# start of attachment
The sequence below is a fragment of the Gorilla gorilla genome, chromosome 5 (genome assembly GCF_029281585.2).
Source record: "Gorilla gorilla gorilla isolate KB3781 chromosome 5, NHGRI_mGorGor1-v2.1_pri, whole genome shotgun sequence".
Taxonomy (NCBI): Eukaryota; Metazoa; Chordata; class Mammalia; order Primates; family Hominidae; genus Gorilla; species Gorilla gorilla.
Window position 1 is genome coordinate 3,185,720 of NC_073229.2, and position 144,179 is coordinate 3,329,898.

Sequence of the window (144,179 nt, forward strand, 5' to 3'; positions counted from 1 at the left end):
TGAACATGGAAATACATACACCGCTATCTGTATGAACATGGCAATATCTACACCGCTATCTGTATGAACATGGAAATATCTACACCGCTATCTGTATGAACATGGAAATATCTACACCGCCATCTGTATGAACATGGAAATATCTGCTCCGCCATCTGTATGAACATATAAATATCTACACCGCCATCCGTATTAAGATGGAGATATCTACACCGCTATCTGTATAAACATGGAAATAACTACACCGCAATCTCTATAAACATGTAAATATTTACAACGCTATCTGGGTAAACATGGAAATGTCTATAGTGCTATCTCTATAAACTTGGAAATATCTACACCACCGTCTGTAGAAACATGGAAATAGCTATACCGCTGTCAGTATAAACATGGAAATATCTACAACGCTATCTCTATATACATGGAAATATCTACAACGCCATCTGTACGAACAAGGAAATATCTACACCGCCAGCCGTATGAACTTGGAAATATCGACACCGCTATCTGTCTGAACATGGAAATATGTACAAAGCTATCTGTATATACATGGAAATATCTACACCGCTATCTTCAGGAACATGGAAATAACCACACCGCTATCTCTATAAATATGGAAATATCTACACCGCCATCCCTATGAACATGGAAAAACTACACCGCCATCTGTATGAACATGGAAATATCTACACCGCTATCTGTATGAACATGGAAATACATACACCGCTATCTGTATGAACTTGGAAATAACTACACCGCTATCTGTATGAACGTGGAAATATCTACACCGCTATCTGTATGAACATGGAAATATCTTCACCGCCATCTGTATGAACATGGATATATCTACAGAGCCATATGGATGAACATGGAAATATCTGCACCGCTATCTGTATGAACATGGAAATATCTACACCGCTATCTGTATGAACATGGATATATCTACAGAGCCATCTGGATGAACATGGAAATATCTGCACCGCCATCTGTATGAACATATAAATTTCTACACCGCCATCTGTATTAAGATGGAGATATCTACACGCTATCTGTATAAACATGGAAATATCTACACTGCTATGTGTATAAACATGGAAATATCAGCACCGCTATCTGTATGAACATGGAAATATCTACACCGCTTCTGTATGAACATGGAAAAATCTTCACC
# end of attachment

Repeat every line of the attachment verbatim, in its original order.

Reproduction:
The sequence below is a fragment of the Gorilla gorilla genome, chromosome 5 (genome assembly GCF_029281585.2).
Source record: "Gorilla gorilla gorilla isolate KB3781 chromosome 5, NHGRI_mGorGor1-v2.1_pri, whole genome shotgun sequence".
Taxonomy (NCBI): Eukaryota; Metazoa; Chordata; class Mammalia; order Primates; family Hominidae; genus Gorilla; species Gorilla gorilla.
Window position 1 is genome coordinate 3,185,720 of NC_073229.2, and position 144,179 is coordinate 3,329,898.

Sequence of the window (144,179 nt, forward strand, 5' to 3'; positions counted from 1 at the left end):
TGAACATGGAAATACATACACCGCTATCTGTATGAACATGGCAATATCTACACCGCTATCTGTATGAACATGGAAATATCTACACCGCTATCTGTATGAACATGGAAATATCTACACCGCCATCTGTATGAACATGGAAATATCTGCTCCGCCATCTGTATGAACATATAAATATCTACACCGCCATCCGTATTAAGATGGAGATATCTACACCGCTATCTGTATAAACATGGAAATAACTACACCGCAATCTCTATAAACATGTAAATATTTACAACGCTATCTGGGTAAACATGGAAATGTCTATAGTGCTATCTCTATAAACTTGGAAATATCTACACCACCGTCTGTAGAAACATGGAAATAGCTATACCGCTGTCAGTATAAACATGGAAATATCTACAACGCTATCTCTATATACATGGAAATATCTACAACGCCATCTGTACGAACAAGGAAATATCTACACCGCCAGCCGTATGAACTTGGAAATATCGACACCGCTATCTGTCTGAACATGGAAATATGTACAAAGCTATCTGTATATACATGGAAATATCTACACCGCTATCTTCAGGAACATGGAAATAACCACACCGCTATCTCTATAAATATGGAAATATCTACACCGCCATCCCTATGAACATGGAAAAACTACACCGCCATCTGTATGAACATGGAAATATCTACACCGCTATCTGTATGAACATGGAAATACATACACCGCTATCTGTATGAACTTGGAAATAACTACACCGCTATCTGTATGAACGTGGAAATATCTACACCGCTATCTGTATGAACATGGAAATATCTTCACCGCCATCTGTATGAACATGGATATATCTACAGAGCCATATGGATGAACATGGAAATATCTGCACCGCTATCTGTATGAACATGGAAATATCTACACCGCTATCTGTATGAACATGGATATATCTACAGAGCCATCTGGATGAACATGGAAATATCTGCACCGCCATCTGTATGAACATATAAATTTCTACACCGCCATCTGTATTAAGATGGAGATATCTACACGCTATCTGTATAAACATGGAAATATCTACACTGCTATGTGTATAAACATGGAAATATCAGCACCGCTATCTGTATGAACATGGAAATATCTACACCGCTTCTGTATGAACATGGAAAAATCTTCACC